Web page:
And why not, Myerson seems to be saying: “When you stop investing in these things, it’s super hard, super, super hard to restart,” Myerson said. “At Microsoft we have a few of those examples where we stopped. Sometimes, when you’re investing into growth. it’s easier, but when you’re investing for technical strategy or things like that, sometimes people can question it—like you’re doing right now.”
Some observers are probably wondering why it’s more difficult for Microsoft to halt development of Windows 10 Mobile than its own Lumia hardware, or why ARM and cellular connectivity are considered to be differentiating features for Microsoft alone—and not, you know, every phone ever made. Why didn’t Myerson highlight Continuum, Microsoft’s phone-as-PC argument? Or virtualized Win32 apps, as HP’s Passport uses? He’s a straightforward man, though, so it’s most likely he’s simply answering the question in the way Microsoft is now framing the problem.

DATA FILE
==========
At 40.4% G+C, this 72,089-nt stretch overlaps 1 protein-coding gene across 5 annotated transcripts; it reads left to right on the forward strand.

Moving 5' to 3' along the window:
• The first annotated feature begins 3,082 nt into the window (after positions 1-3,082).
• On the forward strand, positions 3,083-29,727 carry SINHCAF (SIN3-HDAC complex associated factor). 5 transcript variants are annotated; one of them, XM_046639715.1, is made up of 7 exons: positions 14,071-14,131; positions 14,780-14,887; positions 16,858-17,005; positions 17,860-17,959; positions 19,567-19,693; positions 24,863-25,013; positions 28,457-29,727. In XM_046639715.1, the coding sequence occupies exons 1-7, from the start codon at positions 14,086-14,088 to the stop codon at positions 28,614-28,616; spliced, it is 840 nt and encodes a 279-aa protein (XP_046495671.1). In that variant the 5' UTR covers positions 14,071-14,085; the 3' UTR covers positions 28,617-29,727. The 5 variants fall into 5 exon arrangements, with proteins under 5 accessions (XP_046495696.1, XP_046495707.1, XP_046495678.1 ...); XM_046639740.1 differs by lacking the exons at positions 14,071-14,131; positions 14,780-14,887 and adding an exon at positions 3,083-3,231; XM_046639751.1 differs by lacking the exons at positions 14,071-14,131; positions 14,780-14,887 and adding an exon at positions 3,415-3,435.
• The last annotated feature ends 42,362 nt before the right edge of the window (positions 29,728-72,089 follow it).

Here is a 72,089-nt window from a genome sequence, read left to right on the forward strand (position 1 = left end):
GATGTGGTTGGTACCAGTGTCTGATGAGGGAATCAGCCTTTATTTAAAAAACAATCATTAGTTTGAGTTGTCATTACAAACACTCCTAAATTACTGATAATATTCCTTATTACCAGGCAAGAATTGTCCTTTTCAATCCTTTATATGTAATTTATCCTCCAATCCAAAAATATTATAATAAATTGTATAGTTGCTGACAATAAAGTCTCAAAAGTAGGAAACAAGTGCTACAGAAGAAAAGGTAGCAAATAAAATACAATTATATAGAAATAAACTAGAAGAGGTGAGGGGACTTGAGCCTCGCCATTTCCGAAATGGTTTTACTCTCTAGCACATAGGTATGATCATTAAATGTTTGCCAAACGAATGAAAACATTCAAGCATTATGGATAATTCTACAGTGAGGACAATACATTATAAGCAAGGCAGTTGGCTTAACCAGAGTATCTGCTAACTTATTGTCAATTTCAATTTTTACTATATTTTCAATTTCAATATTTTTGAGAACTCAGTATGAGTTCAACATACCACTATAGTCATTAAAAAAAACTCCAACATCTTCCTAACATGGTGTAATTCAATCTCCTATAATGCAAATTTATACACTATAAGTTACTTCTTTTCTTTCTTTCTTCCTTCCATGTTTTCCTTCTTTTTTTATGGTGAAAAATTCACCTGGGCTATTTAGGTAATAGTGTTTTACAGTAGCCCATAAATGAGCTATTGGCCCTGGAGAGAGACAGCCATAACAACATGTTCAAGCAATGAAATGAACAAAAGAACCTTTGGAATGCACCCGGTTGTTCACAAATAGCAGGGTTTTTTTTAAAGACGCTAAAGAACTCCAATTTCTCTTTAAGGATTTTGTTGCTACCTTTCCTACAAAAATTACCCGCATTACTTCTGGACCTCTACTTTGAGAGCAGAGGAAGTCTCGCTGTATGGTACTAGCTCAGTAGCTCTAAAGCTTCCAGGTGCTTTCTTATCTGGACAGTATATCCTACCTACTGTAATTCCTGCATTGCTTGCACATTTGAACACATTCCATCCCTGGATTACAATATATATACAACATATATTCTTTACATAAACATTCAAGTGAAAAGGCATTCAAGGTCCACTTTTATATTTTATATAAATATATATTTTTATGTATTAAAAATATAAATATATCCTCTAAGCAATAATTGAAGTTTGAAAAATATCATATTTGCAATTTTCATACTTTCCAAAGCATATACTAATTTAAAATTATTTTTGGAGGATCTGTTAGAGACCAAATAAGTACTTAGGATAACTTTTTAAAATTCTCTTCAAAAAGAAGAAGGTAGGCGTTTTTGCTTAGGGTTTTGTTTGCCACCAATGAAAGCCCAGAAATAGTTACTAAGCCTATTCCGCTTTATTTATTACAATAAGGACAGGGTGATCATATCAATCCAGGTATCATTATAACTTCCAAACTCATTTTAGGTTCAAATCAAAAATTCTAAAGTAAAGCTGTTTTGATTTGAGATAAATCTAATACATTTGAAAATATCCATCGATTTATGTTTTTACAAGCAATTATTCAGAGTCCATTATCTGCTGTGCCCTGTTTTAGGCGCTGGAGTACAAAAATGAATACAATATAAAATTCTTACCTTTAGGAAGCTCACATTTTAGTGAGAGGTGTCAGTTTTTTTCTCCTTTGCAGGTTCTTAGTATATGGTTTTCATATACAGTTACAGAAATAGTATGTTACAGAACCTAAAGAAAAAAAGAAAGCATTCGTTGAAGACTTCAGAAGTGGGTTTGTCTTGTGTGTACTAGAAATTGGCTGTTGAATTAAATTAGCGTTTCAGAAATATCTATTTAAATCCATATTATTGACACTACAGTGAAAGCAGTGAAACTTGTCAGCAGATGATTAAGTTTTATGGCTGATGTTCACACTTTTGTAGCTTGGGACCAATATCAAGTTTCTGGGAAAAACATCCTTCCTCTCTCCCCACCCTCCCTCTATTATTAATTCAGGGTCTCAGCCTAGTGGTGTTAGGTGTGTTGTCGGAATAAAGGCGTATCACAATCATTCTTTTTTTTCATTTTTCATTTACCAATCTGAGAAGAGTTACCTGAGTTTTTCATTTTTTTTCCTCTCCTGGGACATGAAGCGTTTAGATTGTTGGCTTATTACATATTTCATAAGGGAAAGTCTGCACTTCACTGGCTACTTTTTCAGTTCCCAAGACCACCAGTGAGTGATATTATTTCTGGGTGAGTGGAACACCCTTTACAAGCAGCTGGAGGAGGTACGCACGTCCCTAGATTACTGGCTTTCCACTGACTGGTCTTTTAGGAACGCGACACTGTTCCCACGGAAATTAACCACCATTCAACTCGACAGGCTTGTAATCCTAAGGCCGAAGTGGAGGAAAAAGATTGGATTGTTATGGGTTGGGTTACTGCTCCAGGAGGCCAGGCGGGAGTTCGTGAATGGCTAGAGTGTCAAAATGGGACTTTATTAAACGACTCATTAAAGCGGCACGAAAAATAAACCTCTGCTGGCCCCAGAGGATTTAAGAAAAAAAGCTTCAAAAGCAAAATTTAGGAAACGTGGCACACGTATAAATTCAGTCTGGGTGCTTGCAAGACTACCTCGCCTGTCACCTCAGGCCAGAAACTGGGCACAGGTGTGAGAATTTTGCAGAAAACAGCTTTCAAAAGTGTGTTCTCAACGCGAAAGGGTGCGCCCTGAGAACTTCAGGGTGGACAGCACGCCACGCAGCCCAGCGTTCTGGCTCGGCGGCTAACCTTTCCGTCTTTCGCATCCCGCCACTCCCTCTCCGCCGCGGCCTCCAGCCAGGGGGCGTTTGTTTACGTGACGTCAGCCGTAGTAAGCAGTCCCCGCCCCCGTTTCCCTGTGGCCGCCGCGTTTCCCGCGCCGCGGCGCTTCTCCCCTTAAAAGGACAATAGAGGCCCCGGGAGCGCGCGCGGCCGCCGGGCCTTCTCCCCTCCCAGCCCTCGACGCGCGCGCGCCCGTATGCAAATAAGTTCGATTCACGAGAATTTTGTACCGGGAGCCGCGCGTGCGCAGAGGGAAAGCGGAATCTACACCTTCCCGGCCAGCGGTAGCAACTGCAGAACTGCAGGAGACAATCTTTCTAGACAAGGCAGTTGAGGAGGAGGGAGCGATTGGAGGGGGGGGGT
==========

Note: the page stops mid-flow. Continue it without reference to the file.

Give Myerson a little credit, though. How often are smartphones used for talking? As screen sizes balloon, phones are evolving more into data-driven messaging and computing devices than simple squawk boxes.
No one believes that the cratering of Microsoft’s phone business was all part of some master plan to usher in the next big thing. But the door’s still open for something interesting to emerge from Microsoft’s mobile business. If Myerson’s to be believed,, however, it may not be a phone.
Sign up for Computerworld eNewsletters.